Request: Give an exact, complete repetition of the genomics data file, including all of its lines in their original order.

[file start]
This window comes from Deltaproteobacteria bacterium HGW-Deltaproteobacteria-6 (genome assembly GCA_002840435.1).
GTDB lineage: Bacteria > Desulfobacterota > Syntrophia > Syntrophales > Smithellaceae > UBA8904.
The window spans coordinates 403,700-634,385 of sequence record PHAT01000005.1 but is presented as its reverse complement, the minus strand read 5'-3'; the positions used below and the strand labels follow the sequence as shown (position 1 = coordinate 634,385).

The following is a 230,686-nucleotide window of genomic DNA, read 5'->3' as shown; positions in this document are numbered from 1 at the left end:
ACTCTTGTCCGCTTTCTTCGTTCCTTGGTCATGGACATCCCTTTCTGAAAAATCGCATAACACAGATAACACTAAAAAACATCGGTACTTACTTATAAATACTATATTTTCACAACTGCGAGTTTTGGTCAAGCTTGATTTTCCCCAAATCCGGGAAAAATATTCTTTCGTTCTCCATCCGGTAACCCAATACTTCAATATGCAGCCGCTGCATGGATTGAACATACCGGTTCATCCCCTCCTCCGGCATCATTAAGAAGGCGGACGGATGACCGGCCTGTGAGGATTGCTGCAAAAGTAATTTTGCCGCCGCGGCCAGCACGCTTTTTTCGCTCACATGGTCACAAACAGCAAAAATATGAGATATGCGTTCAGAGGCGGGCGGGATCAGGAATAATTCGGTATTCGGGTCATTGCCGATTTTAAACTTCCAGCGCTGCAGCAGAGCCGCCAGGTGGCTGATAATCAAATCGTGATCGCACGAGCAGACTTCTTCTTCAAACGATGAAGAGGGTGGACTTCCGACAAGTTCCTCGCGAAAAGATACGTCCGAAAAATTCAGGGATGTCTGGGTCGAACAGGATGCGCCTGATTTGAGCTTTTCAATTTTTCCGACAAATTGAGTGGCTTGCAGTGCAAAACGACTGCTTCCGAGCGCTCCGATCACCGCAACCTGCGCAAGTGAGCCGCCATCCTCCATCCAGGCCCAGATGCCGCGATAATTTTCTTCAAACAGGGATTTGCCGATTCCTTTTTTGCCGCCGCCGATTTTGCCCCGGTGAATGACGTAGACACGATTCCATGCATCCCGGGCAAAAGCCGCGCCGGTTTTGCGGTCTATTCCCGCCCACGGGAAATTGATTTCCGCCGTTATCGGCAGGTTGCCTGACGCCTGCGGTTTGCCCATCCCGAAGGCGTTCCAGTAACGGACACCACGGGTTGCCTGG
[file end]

This window comes from Deltaproteobacteria bacterium HGW-Deltaproteobacteria-6 (genome assembly GCA_002840435.1).
GTDB lineage: Bacteria > Desulfobacterota > Syntrophia > Syntrophales > Smithellaceae > UBA8904.
The window spans coordinates 403,700-634,385 of sequence record PHAT01000005.1 but is presented as its reverse complement, the minus strand read 5'-3'; the positions used below and the strand labels follow the sequence as shown (position 1 = coordinate 634,385).

The following is a 230,686-nucleotide window of genomic DNA, read 5'->3' as shown; positions in this document are numbered from 1 at the left end:
ACTCTTGTCCGCTTTCTTCGTTCCTTGGTCATGGACATCCCTTTCTGAAAAATCGCATAACACAGATAACACTAAAAAACATCGGTACTTACTTATAAATACTATATTTTCACAACTGCGAGTTTTGGTCAAGCTTGATTTTCCCCAAATCCGGGAAAAATATTCTTTCGTTCTCCATCCGGTAACCCAATACTTCAATATGCAGCCGCTGCATGGATTGAACATACCGGTTCATCCCCTCCTCCGGCATCATTAAGAAGGCGGACGGATGACCGGCCTGTGAGGATTGCTGCAAAAGTAATTTTGCCGCCGCGGCCAGCACGCTTTTTTCGCTCACATGGTCACAAACAGCAAAAATATGAGATATGCGTTCAGAGGCGGGCGGGATCAGGAATAATTCGGTATTCGGGTCATTGCCGATTTTAAACTTCCAGCGCTGCAGCAGAGCCGCCAGGTGGCTGATAATCAAATCGTGATCGCACGAGCAGACTTCTTCTTCAAACGATGAAGAGGGTGGACTTCCGACAAGTTCCTCGCGAAAAGATACGTCCGAAAAATTCAGGGATGTCTGGGTCGAACAGGATGCGCCTGATTTGAGCTTTTCAATTTTTCCGACAAATTGAGTGGCTTGCAGTGCAAAACGACTGCTTCCGAGCGCTCCGATCACCGCAACCTGCGCAAGTGAGCCGCCATCCTCCATCCAGGCCCAGATGCCGCGATAATTTTCTTCAAACAGGGATTTGCCGATTCCTTTTTTGCCGCCGCCGATTTTGCCCCGGTGAATGACGTAGACACGATTCCATGCATCCCGGGCAAAAGCCGCGCCGGTTTTGCGGTCTATTCCCGCCCACGGGAAATTGATTTCCGCCGTTATCGGCAGGTTGCCTGACGCCTGCGGTTTGCCCATCCCGAAGGCGTTCCAGTAACGGACACCACGGGTTGCCTGG